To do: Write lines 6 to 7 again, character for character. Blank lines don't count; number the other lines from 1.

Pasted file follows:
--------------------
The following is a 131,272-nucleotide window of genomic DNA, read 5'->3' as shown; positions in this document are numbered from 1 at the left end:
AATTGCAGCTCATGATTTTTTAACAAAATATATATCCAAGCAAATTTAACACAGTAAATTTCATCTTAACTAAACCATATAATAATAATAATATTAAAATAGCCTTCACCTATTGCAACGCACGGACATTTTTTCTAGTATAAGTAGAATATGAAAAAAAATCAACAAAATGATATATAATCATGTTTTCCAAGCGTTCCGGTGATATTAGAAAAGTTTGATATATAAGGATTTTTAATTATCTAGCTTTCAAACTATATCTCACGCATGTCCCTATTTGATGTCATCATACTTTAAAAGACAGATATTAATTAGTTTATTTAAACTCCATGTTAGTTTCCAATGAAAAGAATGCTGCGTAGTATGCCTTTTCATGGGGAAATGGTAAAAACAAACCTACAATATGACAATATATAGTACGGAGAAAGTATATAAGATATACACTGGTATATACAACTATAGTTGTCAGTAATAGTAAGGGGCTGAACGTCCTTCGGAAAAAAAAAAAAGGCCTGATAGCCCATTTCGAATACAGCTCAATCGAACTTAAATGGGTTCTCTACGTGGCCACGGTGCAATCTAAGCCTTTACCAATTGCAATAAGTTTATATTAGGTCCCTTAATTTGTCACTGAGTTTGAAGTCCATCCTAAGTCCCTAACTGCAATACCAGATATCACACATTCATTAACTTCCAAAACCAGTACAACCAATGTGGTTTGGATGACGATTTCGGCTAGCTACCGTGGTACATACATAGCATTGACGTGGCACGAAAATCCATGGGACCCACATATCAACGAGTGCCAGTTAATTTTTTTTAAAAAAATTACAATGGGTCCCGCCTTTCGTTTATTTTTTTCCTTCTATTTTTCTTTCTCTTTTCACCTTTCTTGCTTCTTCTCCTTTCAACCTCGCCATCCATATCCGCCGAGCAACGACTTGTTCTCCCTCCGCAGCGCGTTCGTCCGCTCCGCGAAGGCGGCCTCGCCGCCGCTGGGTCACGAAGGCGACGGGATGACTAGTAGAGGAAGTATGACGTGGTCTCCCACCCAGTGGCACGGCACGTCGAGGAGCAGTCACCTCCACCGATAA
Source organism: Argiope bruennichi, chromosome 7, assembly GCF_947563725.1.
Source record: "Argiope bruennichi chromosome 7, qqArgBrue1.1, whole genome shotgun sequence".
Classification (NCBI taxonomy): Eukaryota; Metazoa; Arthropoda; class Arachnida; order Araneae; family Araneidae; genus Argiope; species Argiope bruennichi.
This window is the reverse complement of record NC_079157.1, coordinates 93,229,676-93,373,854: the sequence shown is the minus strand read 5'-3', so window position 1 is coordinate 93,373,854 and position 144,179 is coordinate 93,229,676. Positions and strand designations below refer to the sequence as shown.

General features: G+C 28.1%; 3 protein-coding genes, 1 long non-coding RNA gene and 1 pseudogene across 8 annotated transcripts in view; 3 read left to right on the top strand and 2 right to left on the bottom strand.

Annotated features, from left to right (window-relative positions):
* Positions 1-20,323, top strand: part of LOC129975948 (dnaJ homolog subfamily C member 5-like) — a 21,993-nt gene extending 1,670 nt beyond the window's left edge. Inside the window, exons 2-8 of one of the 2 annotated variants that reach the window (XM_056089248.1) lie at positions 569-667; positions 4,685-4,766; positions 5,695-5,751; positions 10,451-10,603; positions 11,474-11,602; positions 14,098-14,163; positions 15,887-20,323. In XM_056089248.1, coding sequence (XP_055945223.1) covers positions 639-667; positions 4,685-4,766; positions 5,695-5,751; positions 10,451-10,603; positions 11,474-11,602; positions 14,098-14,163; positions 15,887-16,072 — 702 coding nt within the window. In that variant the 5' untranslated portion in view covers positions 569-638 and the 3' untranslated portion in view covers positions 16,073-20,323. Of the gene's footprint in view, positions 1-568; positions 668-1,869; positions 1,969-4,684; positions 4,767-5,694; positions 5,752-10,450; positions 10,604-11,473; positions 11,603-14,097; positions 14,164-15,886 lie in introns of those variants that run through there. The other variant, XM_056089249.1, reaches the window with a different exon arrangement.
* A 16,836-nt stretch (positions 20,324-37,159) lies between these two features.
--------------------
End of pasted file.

This window is the reverse complement of record NC_079157.1, coordinates 93,229,676-93,373,854: the sequence shown is the minus strand read 5'-3', so window position 1 is coordinate 93,373,854 and position 144,179 is coordinate 93,229,676. Positions and strand designations below refer to the sequence as shown.

General features: G+C 28.1%; 3 protein-coding genes, 1 long non-coding RNA gene and 1 pseudogene across 8 annotated transcripts in view; 3 read left to right on the top strand and 2 right to left on the bottom strand.